Cyber security concerns all sectors. However, critical infrastructures and services face a major challenge in terms of cyber security. Digital transformation, as well as legal requirements, among many other conditioning factors, demand for greater protection and cyber security for such critical infrastructures.
What are critical infrastructures?
According to the Critical Infrastructure National Protection Plan it can be defined as follows:
“Those facilities, networks and physical and IT equipment the interruption or destruction of which would have a major impact on health, safety and the financial wellbeing of the citizens or on the effective functioning of state institutions and Public Administrations “
In other words, all the infrastructures whose systems, resources and services are fundamental for the development of society, and who ensure continuity in the normal functioning of the services rendered by the state and public administrations.
Also, critical infrastructures are not only the government’s concern, since they encompass sectors such as Utilities, Transport, Chemicals, Telecommunications, Finance, Health, etc. You can see the industries considered as critical:
Critical infrastructures are highly susceptible to cyber attacks
Concern for cyber security is rooted in the continuity of the activity and services rendered to the citizens. A minor interruption of the service could generate a major impact on an organization and, as a consequence, on large numbers of people.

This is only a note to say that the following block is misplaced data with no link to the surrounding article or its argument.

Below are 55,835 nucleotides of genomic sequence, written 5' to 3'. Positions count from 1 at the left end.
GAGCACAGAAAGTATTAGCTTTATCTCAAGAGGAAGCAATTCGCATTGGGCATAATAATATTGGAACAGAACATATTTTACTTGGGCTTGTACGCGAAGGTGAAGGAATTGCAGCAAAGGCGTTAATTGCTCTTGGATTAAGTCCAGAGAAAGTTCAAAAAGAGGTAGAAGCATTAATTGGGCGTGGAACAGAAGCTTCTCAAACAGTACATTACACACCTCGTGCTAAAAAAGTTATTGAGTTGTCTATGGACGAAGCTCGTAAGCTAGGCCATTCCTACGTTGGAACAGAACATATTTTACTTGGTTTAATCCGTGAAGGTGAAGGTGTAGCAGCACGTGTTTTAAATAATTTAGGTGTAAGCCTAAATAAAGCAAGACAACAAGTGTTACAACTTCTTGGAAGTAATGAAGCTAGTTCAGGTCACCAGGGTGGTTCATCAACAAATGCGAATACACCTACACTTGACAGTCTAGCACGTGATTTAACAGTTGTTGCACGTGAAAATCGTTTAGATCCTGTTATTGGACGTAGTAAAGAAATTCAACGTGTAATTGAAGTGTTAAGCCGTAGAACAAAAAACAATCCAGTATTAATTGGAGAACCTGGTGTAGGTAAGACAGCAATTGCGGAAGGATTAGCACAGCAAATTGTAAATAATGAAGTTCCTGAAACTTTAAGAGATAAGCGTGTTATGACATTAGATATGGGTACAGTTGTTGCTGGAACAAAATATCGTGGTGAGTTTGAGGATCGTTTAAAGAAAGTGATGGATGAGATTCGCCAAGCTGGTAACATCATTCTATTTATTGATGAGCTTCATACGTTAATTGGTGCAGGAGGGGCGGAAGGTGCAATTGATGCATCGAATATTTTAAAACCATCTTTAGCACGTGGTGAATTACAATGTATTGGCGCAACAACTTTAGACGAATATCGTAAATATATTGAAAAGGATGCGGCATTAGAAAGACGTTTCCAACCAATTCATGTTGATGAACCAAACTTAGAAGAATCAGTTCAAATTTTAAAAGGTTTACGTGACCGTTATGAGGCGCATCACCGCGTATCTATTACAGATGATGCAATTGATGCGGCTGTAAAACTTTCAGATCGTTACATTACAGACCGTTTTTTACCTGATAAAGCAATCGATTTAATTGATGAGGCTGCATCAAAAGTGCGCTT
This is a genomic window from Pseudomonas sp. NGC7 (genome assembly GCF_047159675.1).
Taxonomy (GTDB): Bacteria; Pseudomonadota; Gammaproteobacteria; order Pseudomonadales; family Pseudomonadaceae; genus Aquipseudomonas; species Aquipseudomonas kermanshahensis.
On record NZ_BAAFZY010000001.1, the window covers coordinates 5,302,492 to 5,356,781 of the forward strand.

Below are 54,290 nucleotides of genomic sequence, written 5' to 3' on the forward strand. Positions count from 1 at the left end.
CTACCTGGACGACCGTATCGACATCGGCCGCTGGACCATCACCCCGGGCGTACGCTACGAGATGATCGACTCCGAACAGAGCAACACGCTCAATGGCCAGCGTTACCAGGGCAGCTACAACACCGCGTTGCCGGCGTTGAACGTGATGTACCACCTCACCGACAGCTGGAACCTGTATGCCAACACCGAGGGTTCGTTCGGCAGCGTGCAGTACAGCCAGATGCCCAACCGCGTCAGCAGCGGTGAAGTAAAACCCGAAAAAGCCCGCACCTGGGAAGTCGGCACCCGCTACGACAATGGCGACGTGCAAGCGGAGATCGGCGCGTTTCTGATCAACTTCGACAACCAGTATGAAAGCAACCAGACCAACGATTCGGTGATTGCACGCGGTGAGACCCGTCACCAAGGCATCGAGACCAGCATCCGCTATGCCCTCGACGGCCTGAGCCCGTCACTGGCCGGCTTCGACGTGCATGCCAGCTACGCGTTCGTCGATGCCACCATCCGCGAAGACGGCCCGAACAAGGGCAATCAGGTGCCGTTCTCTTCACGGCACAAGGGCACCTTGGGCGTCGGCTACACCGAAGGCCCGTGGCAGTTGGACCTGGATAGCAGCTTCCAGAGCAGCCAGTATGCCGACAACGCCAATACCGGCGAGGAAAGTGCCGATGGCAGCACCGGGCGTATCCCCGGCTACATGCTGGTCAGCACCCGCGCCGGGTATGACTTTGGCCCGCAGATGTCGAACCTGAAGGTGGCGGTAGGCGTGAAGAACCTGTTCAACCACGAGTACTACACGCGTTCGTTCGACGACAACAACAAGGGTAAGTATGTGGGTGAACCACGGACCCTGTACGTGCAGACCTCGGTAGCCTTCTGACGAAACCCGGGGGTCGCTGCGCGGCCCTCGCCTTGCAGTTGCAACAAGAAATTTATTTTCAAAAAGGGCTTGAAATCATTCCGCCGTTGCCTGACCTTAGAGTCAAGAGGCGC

Also, the objective of cyber attacks has, in turn, changed. The financial profit sought after by cyber criminals has shifted to a secondary place; their agenda goes far beyond getting money out of an illegal activity and ambition keeps growing.
The current cyber criminal looks for vulnerabilities in the systems of critical infrastructures in order to gain access to relevant information, and take over an activity or a whole organization and, worse still, to paralyse it or to put activity to an end.
Therefore, security and protection measures become essential in an increasingly complex and interconnected environment which is constantly evolving.
What are the most common problems in terms of cyber security faced by critical infrastructures?
Cyber security relies heavily on internal and external factors. Ensuring quality and the continuity of service, as well as complying with the current legislations forces critical infrastructures to re-think their cyber security strategies.
- Systems that are out-of-date or lack any kind of security.
- Outdated hardware.
- Lack of talent.
- Security gaps since its design.
- Increase of the number of devices connected.
- Network protection.
- Lack of training and awareness.